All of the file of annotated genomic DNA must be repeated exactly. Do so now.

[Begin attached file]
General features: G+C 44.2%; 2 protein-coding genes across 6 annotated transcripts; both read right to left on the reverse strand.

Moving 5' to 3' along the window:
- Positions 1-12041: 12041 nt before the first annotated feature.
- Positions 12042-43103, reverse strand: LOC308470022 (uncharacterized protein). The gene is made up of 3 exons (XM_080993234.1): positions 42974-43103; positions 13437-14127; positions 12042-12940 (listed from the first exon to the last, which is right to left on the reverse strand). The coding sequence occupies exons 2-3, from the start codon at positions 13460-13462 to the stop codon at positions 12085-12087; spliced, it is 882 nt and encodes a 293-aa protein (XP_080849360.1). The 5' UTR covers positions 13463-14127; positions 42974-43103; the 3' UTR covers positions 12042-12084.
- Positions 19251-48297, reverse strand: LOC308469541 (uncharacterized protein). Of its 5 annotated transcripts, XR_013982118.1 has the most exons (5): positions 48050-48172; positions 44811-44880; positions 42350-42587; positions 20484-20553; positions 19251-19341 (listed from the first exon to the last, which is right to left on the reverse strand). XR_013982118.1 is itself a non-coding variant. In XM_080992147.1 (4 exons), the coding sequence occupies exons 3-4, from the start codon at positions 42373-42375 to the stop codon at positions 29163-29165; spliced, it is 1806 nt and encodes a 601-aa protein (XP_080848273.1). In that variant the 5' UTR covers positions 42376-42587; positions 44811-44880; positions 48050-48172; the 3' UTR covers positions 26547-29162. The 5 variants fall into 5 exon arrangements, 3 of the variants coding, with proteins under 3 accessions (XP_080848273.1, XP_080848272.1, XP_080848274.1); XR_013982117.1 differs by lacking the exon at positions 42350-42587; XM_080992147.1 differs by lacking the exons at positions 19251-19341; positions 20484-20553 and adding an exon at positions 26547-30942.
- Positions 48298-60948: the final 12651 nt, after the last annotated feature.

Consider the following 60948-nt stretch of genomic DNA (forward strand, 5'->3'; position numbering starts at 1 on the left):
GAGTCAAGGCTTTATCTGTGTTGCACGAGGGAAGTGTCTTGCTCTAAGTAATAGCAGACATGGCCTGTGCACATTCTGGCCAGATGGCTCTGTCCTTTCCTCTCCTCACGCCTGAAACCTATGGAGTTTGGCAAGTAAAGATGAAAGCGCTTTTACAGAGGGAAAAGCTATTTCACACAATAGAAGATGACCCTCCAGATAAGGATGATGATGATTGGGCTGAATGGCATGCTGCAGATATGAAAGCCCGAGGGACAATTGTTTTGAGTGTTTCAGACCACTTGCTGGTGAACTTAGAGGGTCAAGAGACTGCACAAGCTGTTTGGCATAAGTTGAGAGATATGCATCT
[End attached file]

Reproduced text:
General features: G+C 44.2%; 2 protein-coding genes across 6 annotated transcripts; both read right to left on the reverse strand.

Moving 5' to 3' along the window:
- Positions 1-12041: 12041 nt before the first annotated feature.
- Positions 12042-43103, reverse strand: LOC308470022 (uncharacterized protein). The gene is made up of 3 exons (XM_080993234.1): positions 42974-43103; positions 13437-14127; positions 12042-12940 (listed from the first exon to the last, which is right to left on the reverse strand). The coding sequence occupies exons 2-3, from the start codon at positions 13460-13462 to the stop codon at positions 12085-12087; spliced, it is 882 nt and encodes a 293-aa protein (XP_080849360.1). The 5' UTR covers positions 13463-14127; positions 42974-43103; the 3' UTR covers positions 12042-12084.
- Positions 19251-48297, reverse strand: LOC308469541 (uncharacterized protein). Of its 5 annotated transcripts, XR_013982118.1 has the most exons (5): positions 48050-48172; positions 44811-44880; positions 42350-42587; positions 20484-20553; positions 19251-19341 (listed from the first exon to the last, which is right to left on the reverse strand). XR_013982118.1 is itself a non-coding variant. In XM_080992147.1 (4 exons), the coding sequence occupies exons 3-4, from the start codon at positions 42373-42375 to the stop codon at positions 29163-29165; spliced, it is 1806 nt and encodes a 601-aa protein (XP_080848273.1). In that variant the 5' UTR covers positions 42376-42587; positions 44811-44880; positions 48050-48172; the 3' UTR covers positions 26547-29162. The 5 variants fall into 5 exon arrangements, 3 of the variants coding, with proteins under 3 accessions (XP_080848273.1, XP_080848272.1, XP_080848274.1); XR_013982117.1 differs by lacking the exon at positions 42350-42587; XM_080992147.1 differs by lacking the exons at positions 19251-19341; positions 20484-20553 and adding an exon at positions 26547-30942.
- Positions 48298-60948: the final 12651 nt, after the last annotated feature.

Consider the following 60948-nt stretch of genomic DNA (forward strand, 5'->3'; position numbering starts at 1 on the left):
GAGTCAAGGCTTTATCTGTGTTGCACGAGGGAAGTGTCTTGCTCTAAGTAATAGCAGACATGGCCTGTGCACATTCTGGCCAGATGGCTCTGTCCTTTCCTCTCCTCACGCCTGAAACCTATGGAGTTTGGCAAGTAAAGATGAAAGCGCTTTTACAGAGGGAAAAGCTATTTCACACAATAGAAGATGACCCTCCAGATAAGGATGATGATGATTGGGCTGAATGGCATGCTGCAGATATGAAAGCCCGAGGGACAATTGTTTTGAGTGTTTCAGACCACTTGCTGGTGAACTTAGAGGGTCAAGAGACTGCACAAGCTGTTTGGCATAAGTTGAGAGATATGCATCT